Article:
Citigroup can’t keep Phibro
The fact is that Citigroup is no longer in a position to pay hedge-fund-like bonuses for hedge-fund-like behavior. Here’s part of Barack Obama’s interview with David Leonhardt:
That doesnâ€™t mean that, for example, an insurance company like A.I.G. grafting a hedge fund on top of it is something that is optimal. Even with the best regulators, if you start having so much differentiation of functions and products within a single company, a single institution, a conglomerate, essentially, things could potentially slip through the cracks… I think you can make an argument that there may be a breaking point in which functions are so different that you donâ€™t want a single company doing everything.
What’s true of AIG is true of Citigroup: you don’t want to graft a hedge fund on top of it, even when the hedge fund is called Phibro and has been consistently profitable for 15 years.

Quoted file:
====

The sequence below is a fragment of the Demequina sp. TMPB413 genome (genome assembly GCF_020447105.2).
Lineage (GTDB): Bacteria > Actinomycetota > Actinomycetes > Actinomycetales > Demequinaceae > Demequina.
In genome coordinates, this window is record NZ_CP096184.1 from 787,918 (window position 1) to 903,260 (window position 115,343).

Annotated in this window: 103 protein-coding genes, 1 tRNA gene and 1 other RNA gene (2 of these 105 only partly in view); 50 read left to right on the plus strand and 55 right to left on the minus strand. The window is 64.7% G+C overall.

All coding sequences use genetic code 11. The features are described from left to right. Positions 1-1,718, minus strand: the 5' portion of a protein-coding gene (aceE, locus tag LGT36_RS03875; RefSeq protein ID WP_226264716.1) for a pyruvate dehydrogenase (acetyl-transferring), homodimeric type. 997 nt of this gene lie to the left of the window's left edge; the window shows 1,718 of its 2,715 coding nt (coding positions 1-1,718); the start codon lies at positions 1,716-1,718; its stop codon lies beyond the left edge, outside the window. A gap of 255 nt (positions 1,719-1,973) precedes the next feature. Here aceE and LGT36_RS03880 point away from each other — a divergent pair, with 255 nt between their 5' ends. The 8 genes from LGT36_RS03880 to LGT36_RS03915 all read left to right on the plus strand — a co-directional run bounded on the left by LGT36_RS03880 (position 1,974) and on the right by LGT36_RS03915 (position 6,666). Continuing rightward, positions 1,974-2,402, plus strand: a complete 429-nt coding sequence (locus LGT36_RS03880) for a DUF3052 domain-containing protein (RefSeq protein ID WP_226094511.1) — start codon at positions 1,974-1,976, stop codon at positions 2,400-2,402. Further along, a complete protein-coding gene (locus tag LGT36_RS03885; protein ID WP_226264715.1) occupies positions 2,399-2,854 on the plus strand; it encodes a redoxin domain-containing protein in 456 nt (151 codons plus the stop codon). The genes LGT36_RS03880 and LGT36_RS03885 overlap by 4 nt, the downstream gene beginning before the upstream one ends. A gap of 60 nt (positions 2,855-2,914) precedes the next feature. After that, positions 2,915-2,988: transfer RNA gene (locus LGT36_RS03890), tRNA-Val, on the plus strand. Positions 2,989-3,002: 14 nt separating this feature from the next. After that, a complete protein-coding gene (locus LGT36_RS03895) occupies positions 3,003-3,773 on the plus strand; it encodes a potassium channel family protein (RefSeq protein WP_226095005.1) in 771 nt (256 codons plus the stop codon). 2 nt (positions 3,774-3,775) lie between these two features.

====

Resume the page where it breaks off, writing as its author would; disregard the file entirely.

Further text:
A year ago, I said that Citi should just leave Phibro alone. But we’ve passed that point now, and Citi should let Andrew Hall and his extravagantly-remunerated energy traders do what they’ve been threatening to do, and just leave. All good things must come to an end, and Citi should just be happy that it’s managed to make so much money out of Phibro over the years without it blowing up.
Besides, Hall owns a castle, which means the optics are insurmountable. Jessica Pressler nails it:
Let him go. Spin off the unit, sell it to Japan, hire a monkey to trade oil futures at Citi. Anything to spare us from the histrionics that are sure to ensue once cable news finds out about the castle.
Citigroup should be trying very hard to become a very boring bank which can’t blow up. Phibro has no place in such an institution, and it’s undoubtedly a non-core asset. So I hope that Geithner tells Pandit that, no, he unambigously can’t continue to pay Hall his nine-figure bonuses. Those days are over.